Religious institutions were a primary sponsor of orphanages. They instilled the beliefs and values of the religion, and they also were an important means of preserving the language and culture of immigrants. Private charities and public departments also founded charities and other forms of institutional care, such as mental asylums and almshouses.

Today’s Hillside Family of Agencies in Rochester, N.Y., illustrates the trajectory of the many Alliance member agencies that were founded as orphanages. Following the cholera epidemic, the fast-growing village of Rochester, N.Y. had an increasing number of children needing aid. The Rochester Female Association for the Relief of Orphans and Destitute Children, which was later named the Rochester Orphan Asylum, was formed and admitted its first charges from the local almshouse in 1837. These were children who no longer had parents to care for them because of death, prison or indigence. The orphanage continued to grow and began to admit many children who were not orphaned, but who came from families in crisis.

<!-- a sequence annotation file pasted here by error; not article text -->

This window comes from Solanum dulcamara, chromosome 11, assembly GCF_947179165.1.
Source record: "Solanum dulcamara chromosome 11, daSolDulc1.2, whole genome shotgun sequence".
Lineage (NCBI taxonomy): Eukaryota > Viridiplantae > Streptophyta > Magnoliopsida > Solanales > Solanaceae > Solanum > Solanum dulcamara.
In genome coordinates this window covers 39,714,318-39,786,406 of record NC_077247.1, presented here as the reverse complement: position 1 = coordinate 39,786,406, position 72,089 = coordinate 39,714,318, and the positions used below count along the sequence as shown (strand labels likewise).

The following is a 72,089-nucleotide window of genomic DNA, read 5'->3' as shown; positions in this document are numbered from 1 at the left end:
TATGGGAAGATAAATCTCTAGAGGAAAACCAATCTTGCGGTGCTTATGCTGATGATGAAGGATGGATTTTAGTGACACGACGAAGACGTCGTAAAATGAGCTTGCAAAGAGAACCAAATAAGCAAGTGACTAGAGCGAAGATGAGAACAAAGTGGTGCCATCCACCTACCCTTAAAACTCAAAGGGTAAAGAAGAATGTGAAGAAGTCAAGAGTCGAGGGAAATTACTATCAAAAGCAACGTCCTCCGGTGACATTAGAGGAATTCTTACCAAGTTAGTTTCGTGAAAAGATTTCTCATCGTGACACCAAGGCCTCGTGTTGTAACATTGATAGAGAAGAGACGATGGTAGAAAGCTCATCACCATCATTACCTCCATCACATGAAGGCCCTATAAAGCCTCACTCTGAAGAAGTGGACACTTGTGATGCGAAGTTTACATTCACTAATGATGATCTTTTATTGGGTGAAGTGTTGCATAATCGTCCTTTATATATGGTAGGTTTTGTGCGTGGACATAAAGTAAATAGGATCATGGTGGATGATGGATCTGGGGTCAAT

By the turn of the century, the concept of child residential treatment had changed. Homer Folks, a pioneer in the child welfare movement, was among the progressives who argued that the best setting for children was in their own home. Rather than removing children from dysfunctional families, the focus should be to improve their family situations. Institutionalization was to be avoided. If children could not remain at home, then a foster home or the most home-like setting possible should be provided. The first White House Conference on Dependent Children in 1909 and the creation of the U.S. Children’s Bureau in 1912 supported this philosophy. The new widow’s pension laws made it easier for single mothers to support their children.

The Rochester Orphan Asylum was an early adapter. It debuted an innovative cottage system in 1905 to create a home-like setting within the structure of the institution.